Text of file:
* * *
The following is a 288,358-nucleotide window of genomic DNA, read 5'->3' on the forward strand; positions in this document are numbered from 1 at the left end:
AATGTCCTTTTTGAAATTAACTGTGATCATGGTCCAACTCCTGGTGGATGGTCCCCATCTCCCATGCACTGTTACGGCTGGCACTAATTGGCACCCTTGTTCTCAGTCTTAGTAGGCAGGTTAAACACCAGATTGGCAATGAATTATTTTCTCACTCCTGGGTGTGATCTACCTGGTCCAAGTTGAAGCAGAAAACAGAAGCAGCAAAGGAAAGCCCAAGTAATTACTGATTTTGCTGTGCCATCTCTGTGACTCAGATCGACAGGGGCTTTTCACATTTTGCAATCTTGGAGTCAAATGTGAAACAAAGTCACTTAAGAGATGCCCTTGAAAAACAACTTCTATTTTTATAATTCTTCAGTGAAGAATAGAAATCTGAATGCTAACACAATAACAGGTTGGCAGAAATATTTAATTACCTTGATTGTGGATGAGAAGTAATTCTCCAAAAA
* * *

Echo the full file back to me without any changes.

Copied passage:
The following is a 288,358-nucleotide window of genomic DNA, read 5'->3' on the forward strand; positions in this document are numbered from 1 at the left end:
AATGTCCTTTTTGAAATTAACTGTGATCATGGTCCAACTCCTGGTGGATGGTCCCCATCTCCCATGCACTGTTACGGCTGGCACTAATTGGCACCCTTGTTCTCAGTCTTAGTAGGCAGGTTAAACACCAGATTGGCAATGAATTATTTTCTCACTCCTGGGTGTGATCTACCTGGTCCAAGTTGAAGCAGAAAACAGAAGCAGCAAAGGAAAGCCCAAGTAATTACTGATTTTGCTGTGCCATCTCTGTGACTCAGATCGACAGGGGCTTTTCACATTTTGCAATCTTGGAGTCAAATGTGAAACAAAGTCACTTAAGAGATGCCCTTGAAAAACAACTTCTATTTTTATAATTCTTCAGTGAAGAATAGAAATCTGAATGCTAACACAATAACAGGTTGGCAGAAATATTTAATTACCTTGATTGTGGATGAGAAGTAATTCTCCAAAAA